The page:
Strategies to improve safety during standing and weight-bearing activities were described in the scoping review by Ramage et al. (2021). Suggestions included conducting the initial assessment and exercise prescription in person; having a nonhealth professional person on site during exercise; physiological monitoring pre, post, or during the activities; and training in person to use telehealth. Making sure that there is an appropriate and safe environment for the activities as well as caregiver support were also suggested. Typical strategies employed by therapists visiting the home, and discussed by Castro (2019), such as knowing the patient's condition, medications, home environment, and associated fall risks are also important. Many of these suggestions rely on a combination of telehealth and traditional in-person rehabilitation also referred to as a hybrid delivery model. Benefits of this type of combined approach have been described pre-COVID-19 in an article by Cary et al. (2016) on the benefits and challenges of delivering telerehabilitation services to veterans in rural areas.


Use of a hybrid delivery model including both telerehabilitation in combination with in-person rehabilitation in the home may become more accepted as we emerge from the COVID-19 pandemic. As Prvu Bettger and Resnik (2020) note, "The new normal for rehabilitation services after COVID-19 is likely to include some amount of telerehabilitation in different forms in different health systems." The authors suggest an approach "to the study of telerehabilitation [that] can promote innovation in optimal healthcare delivery and fuel new scientific discovery" (Prvu Bettger and Resnik, 2020). Persons with stroke may be the beneficiaries of this research coming out of the COVID-19 pandemic. Hopefully, therapists will see more research on effective strategies for safely providing standing, weight-bearing, and gait training activities in the home using telerehabilitation. Home healthcare therapists are well positioned to be at the forefront of providing the evidence for best practices in HHC telerehabilitation practice.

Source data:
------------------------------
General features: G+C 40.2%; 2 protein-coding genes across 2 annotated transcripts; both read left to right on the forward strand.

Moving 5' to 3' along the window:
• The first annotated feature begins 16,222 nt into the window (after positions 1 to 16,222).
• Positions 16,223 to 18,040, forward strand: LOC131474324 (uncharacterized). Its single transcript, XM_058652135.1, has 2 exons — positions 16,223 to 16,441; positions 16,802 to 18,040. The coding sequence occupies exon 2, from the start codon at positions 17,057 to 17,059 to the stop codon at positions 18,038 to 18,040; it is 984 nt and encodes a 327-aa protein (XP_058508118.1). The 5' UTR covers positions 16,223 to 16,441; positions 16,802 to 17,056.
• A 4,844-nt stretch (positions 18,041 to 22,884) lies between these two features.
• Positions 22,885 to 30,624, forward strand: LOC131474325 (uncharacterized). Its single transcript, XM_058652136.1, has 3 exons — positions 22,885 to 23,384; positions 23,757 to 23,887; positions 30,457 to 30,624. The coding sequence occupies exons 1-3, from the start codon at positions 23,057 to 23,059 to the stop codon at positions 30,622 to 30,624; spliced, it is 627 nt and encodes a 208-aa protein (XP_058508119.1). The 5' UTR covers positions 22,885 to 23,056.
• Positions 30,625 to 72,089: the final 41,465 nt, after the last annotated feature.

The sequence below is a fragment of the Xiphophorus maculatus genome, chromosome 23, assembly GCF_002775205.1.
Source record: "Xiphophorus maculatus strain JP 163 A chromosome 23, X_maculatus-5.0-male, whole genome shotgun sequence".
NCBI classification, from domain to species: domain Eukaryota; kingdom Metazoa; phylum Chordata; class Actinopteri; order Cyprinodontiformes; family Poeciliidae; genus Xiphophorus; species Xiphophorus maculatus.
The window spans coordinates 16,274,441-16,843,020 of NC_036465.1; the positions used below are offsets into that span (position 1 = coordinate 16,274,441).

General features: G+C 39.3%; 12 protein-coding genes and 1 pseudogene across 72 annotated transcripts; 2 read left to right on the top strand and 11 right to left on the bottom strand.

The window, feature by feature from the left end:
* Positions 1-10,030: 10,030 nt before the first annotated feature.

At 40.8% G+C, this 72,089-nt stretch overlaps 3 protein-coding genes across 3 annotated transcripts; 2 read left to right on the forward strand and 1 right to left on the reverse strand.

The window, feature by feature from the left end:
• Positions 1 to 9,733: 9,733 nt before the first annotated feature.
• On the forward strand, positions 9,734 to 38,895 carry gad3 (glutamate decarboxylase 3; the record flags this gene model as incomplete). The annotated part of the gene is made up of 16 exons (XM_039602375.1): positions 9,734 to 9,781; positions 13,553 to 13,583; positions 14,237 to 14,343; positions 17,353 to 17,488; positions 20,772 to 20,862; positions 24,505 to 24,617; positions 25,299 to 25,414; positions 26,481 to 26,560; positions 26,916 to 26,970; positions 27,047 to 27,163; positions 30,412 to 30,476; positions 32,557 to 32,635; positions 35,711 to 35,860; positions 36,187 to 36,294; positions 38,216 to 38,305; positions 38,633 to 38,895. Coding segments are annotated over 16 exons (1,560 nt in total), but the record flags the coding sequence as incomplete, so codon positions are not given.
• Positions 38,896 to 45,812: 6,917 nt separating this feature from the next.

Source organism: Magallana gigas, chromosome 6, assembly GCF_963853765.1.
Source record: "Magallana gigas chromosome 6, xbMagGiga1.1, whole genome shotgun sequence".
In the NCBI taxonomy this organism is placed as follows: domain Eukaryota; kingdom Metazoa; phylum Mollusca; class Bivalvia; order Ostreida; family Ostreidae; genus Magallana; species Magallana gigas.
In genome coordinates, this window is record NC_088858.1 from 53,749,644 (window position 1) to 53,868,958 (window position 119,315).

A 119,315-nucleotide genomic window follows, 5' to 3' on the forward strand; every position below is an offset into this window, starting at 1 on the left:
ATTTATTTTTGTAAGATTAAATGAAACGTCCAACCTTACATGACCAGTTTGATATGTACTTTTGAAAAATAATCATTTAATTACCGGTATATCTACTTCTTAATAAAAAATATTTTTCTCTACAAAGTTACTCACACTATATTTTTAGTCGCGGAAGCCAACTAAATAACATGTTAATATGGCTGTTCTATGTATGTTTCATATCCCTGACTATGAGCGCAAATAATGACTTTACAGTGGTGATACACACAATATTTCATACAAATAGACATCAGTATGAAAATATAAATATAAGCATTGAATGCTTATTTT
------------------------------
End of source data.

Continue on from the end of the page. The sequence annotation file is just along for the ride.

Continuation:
Cary M. P., Spencer M., Carroll A., Hand D. H., Amis K., Karan E., Cannon R. F., Morgan M. S., Hoenig H. M. (2016). Benefits and challenges of delivering tele-rehabilitation services to rural veterans. Home Healthcare Now, 34(8), 440-446. [Context Link]


Castro G. M. (2019). Patient safety in the home. Home Healthcare Now, 37(6), 365-366.[Context Link]


Prvu Bettger J., Resnik L. J. (2020). Telerehabilitation in the age of COVID-19: An opportunity for learning health system research. Physical Therapy, 100(11), 1913-1916.[Context Link]


Ramage E. R., Fini N., Lynch E. A., Marsden D. L., Patterson A. J., Said C. M., English C. (2021). Look before you leap: Interventions supervised via telehealth involving activities in weight-bearing or standing positions for people after stroke-A scoping review. Physical Therapy, 101(6), pzab073.[Context Link]


Suso-Marti L., La Touche R., Herranz-Gomez A., Angulo-Diaz-Parreno S., Paris-Alemany A., Cuenca-Martinez F. (2021). Effectiveness of telerehabilitation in physical therapist practice: An umbrella and mapping review with meta-meta-analysis. Physical Therapy, 101(5), pzab075.[Context Link]


Virani S. S., Alonso A., Benjamin E. J., Bittencourt M. S., Callaway C. W., Carson A.P., Chamberlain A. M., Chang A. R., Cheng S., Delling F. N., Djousse L., Elkind M. S. V., Ferguson J. F., Fornage M., Khan S. S., Kissela B. M., Knutson K. L., Kwan T. W., Lackland D. T., ..., Tsao C. W. (2020). Heart disease and stroke statistics-2020 update: A report from the American Heart Association. Circulation, 141(9), e139-e596. [Context Link]